As a location, Fargo barely figures into Fargo. Yet it looms large over the film, less as a city than an idea. Fargo is where Jerry has to go to find men not beholden by the restrictions of polite society. It’s the place beyond the law, a place whose destructive influence is allowed to creep into and taint the morally upstanding state of Minnesota. Fargo is evil. Not the real Fargo, which is probably no more good or evil than any other place. But the Fargo of Fargo is as lawless as the Texas of Blood Simple, a spot beyond the frontier filled with dark possibilities. And though the state is situated in the Upper Midwest, it’s worth noting that the James Gang once tried their luck robbing banks in Minnesota. This, too, was once the frontier, even if you wouldn’t know it now.

Not that the frontier has to be all chaos and destruction. The Coens have a soft spot for Western wildness, at least the sort of wildness embodied by the hapless criminal H.I. McDunnough (Nicolas Cage) in Raising Arizona. Released in 1987, the brothers’ second film is both the tale of an outlaw who’s forced by his desire for a family to settle down and the story of a place that’s grown a little too settled and unaccommodating of the restless of spirit. What was once open country has become paved over, leaving no way for those of a certain disposition to make their way in the world.

It’s also become a place where the divide between those who have and those who have not has widened dramatically, making H.I. and his wife Ed’s (Holly Hunter) scheme to steal one of the quintuplets born to a rich couple both a felony and an extreme embodiment of some widespread discontent. H.I. and Ed have discovered that the opportunities that made the West the West — and by extension made America America — just aren’t there anymore, and in case anyone missed the point, a bit of H.I.’s voice-over makes clear how much this is due to the changes brought to the country in the 1980s, saying, “It wasn’t easy with that sumbitch Reagan in the White House.” Then he softens a bit, “I dunno. They say he’s a decent man, so maybe his advisers are confused.”

Where Raising Arizona finds the Coens exploring a West deep into the Reagan era, their Academy Award–winning 2007 film No Country for Old Men unfolds in 1980, when the escalating drug war would soon make the ways of men like Sheriff Ed Tom Bell (Tommy Lee Jones) seem quaint. The film adapts Cormac McCarthy’s novel and it’s easy to see what attracted the Coens to the material, which, like Fargo, wraps an unsparing morality tale in the guise of a crime story. But it’s also a return to the West, in this case a New West that looks a lot like the Old West in modern dress. The film’s most famous character, the pitiless assassin Anton Chigurh (Javier Bardem), is both a herald of the bloody new era to come and a throwback to the unhinged badmen of old, men who didn’t so much die off as find new jobs.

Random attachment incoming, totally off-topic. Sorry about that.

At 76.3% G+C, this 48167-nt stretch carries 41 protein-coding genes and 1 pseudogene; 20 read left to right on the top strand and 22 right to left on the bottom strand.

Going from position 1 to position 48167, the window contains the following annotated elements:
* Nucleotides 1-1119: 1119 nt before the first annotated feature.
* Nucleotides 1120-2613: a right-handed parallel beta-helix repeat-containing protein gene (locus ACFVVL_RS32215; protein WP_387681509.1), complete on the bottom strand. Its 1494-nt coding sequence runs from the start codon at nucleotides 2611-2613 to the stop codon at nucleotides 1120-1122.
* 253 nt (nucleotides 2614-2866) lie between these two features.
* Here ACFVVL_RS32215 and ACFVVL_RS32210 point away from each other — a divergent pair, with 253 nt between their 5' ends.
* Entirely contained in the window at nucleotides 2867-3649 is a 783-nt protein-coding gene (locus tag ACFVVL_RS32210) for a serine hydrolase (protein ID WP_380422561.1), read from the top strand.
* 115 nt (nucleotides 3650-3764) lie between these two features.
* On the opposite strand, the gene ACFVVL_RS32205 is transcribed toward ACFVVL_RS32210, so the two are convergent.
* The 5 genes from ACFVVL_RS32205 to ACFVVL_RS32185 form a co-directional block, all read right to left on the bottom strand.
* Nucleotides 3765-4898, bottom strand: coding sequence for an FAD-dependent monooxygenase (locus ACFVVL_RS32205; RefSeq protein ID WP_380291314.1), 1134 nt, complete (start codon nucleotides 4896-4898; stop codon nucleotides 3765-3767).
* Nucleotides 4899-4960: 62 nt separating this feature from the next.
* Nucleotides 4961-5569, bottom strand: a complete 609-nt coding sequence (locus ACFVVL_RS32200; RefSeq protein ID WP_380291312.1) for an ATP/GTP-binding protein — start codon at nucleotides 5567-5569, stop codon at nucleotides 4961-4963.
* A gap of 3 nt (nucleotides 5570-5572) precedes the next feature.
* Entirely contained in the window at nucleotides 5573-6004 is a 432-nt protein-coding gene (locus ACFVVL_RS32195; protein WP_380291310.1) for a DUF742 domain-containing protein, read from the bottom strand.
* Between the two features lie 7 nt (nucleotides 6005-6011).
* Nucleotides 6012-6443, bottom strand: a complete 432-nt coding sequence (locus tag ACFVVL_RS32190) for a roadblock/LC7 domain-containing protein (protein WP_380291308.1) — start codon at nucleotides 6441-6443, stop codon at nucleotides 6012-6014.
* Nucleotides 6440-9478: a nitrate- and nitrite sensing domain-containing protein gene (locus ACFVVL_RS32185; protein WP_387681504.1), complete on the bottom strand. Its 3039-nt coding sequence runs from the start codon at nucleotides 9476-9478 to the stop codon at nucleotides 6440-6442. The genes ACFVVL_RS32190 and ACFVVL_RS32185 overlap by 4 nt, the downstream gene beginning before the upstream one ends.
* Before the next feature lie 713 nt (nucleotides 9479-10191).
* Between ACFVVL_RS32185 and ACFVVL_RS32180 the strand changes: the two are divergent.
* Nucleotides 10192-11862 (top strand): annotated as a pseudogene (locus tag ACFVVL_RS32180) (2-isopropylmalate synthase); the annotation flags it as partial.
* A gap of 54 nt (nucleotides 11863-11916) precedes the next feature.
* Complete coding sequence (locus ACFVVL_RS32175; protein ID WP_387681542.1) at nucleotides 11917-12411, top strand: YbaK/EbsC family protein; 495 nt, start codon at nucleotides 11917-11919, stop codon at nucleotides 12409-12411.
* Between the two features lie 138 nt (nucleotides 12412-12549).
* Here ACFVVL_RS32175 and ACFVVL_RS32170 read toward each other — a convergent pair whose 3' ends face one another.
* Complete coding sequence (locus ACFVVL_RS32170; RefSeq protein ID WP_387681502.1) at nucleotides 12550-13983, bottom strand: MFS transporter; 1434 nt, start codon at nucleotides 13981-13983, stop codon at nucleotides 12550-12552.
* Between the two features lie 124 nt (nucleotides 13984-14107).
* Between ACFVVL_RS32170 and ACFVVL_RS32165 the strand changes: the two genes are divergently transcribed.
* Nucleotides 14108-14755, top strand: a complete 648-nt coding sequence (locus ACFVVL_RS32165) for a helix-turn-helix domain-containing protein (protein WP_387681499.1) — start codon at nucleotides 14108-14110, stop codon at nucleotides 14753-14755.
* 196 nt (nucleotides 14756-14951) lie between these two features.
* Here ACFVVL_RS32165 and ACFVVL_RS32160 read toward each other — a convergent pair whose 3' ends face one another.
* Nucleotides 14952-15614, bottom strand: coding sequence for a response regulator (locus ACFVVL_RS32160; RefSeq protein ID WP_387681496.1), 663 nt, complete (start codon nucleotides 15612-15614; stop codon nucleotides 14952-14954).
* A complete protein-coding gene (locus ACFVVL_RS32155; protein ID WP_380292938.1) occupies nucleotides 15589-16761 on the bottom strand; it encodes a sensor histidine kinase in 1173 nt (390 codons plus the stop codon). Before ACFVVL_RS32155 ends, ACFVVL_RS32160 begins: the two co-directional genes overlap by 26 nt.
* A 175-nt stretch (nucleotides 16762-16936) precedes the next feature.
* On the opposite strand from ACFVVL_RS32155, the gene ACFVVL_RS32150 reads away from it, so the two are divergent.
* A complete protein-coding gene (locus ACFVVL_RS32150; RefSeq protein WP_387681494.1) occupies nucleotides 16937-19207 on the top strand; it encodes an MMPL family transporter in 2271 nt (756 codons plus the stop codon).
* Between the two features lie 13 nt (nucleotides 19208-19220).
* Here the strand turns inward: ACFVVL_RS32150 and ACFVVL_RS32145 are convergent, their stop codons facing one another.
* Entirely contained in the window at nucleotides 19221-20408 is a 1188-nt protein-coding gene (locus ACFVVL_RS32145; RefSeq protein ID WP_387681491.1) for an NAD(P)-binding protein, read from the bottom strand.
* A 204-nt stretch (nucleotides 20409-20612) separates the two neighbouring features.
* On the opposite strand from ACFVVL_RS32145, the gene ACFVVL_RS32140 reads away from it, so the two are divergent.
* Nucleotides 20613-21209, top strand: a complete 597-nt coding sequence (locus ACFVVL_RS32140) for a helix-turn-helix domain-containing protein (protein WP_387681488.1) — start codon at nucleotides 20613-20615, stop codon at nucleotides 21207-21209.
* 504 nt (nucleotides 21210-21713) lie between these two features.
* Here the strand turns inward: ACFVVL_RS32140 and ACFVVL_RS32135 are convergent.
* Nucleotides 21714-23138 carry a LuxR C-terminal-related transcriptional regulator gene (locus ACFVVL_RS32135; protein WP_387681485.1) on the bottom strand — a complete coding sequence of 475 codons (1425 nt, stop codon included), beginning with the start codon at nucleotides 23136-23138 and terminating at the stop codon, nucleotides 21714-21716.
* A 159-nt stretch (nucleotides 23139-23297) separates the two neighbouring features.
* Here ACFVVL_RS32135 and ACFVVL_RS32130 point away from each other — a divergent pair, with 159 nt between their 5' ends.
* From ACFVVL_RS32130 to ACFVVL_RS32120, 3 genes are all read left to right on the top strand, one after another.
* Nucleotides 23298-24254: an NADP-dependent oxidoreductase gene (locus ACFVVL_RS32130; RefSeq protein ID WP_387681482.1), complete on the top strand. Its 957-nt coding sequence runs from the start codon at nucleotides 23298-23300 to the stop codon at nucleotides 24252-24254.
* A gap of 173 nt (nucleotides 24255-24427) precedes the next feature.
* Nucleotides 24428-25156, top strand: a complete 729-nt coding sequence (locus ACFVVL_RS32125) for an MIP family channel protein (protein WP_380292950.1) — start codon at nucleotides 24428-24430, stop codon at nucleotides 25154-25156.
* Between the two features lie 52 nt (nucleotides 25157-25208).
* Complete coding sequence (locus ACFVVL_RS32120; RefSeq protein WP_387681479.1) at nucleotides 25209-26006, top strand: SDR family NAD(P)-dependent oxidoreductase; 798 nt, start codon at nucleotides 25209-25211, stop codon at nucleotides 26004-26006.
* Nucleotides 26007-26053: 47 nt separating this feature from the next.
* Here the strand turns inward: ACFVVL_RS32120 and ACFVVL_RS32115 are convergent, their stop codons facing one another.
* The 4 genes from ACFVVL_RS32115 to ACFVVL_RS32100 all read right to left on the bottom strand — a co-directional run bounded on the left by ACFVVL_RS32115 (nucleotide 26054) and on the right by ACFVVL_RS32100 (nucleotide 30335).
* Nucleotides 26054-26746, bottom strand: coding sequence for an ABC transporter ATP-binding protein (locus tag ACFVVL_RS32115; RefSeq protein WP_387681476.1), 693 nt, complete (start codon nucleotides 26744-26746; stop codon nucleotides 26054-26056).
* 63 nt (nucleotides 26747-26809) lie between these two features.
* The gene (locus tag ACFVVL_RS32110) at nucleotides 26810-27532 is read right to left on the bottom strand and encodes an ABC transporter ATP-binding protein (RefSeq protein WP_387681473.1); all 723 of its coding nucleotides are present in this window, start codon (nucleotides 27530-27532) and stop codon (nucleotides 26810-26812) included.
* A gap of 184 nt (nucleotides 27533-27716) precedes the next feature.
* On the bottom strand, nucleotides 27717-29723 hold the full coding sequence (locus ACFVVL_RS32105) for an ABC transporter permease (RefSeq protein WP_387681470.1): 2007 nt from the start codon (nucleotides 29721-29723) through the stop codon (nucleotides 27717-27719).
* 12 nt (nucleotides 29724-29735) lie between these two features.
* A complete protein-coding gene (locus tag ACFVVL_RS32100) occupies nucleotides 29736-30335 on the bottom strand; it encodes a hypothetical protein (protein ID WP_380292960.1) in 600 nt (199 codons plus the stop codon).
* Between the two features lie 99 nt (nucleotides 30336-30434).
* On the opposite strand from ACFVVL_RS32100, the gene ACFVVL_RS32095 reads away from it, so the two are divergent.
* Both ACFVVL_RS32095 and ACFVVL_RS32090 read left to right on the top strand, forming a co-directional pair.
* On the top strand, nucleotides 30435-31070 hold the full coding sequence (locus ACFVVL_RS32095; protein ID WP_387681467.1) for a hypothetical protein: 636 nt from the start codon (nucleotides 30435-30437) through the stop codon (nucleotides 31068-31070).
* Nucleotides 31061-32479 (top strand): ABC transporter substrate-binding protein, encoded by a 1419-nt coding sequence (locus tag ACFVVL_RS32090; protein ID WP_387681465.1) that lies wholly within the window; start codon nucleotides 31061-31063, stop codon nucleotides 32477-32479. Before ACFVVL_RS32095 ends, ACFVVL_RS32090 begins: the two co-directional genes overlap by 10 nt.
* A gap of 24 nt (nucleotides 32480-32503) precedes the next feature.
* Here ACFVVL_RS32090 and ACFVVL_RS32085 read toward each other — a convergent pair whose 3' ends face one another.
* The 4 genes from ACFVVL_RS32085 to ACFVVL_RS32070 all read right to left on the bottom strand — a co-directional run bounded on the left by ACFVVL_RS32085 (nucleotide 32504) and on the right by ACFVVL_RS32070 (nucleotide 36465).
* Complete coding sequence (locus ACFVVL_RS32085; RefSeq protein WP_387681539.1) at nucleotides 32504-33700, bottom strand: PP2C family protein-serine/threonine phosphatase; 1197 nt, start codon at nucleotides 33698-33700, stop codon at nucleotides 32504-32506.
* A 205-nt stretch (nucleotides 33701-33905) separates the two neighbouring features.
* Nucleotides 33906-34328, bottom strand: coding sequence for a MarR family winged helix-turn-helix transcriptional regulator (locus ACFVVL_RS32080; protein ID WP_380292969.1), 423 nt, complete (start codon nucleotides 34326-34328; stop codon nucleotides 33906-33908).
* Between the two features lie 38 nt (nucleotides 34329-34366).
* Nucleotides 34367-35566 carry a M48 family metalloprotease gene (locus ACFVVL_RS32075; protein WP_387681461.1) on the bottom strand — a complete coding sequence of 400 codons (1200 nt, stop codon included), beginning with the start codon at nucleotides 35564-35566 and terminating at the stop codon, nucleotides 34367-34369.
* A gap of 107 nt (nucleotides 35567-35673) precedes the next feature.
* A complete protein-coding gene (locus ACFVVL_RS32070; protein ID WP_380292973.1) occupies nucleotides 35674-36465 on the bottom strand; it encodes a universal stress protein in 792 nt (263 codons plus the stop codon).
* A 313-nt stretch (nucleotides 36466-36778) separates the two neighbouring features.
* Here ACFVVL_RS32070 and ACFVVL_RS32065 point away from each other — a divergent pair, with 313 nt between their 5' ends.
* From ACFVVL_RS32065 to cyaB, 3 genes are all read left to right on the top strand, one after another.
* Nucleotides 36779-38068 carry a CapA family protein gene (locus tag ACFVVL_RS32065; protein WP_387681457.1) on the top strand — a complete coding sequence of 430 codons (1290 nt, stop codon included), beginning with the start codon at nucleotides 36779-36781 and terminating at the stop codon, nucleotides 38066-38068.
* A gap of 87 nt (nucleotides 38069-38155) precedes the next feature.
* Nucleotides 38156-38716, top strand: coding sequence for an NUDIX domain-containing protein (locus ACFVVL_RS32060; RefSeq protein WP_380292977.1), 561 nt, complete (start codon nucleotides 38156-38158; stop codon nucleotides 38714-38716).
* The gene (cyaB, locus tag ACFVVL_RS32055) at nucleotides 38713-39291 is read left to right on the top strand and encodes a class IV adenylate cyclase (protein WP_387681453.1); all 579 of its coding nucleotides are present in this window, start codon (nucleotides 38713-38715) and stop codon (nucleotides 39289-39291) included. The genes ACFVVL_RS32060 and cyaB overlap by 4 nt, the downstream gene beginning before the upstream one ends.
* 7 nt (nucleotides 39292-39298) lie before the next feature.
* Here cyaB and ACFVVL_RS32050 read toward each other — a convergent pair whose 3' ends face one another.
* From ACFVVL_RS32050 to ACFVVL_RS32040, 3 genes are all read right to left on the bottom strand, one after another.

Maybe that’s why the Coens’ first proper Western, their 2010 remake of True Grit, felt less like a new development than a homecoming — both for the Coens and star Jeff Bridges. Like the Dude, Bridges’s Rooster Cogburn — a hard-drinking U.S. Marshall hired by a teenager to track down the man who killed her father — fits right into the time of the movie. Only his time is drawing to a close, even if he doesn’t realize it. It’s a Western filled with elegiac undertones, particularly in an epilogue that reveals that Cogburn spent his final years reenacting his glory days as part of a Wild West show. Sometimes you’re the man for your time and place. Sometimes you become a relic of it.

The bittersweetness of True Grit almost seems inevitable, arriving as it does after so many films set in the aftermath of the era it depicts. Of course, a Coen brothers Western would have melancholy built into it. They knew what was coming next. Yet part of what makes The Ballad of Buster Scruggs so exciting is how unpredictable it is. Its six stories all feel like the work of the Coen brothers, naturally, but each has its own look, feel, and thematic obsessions, ranging from the deranged musical that opens it to the eerie, allegorical closing segment. The film seems less the result of the Coens having a sudden urge to tell a bunch of Western stories than a desire to tell some Coen brothers stories in their most agreeable setting.

It seems like working in the Western (and in TV episode-length segments) has given the brothers freedom to try out new approaches. Maybe it’s the beginning of a new phase that will find them charged with ideas drawn from time spent wandering the Old West. It wouldn’t be the first time.

The Coen Brothers’ Long-standing Obsession With the Western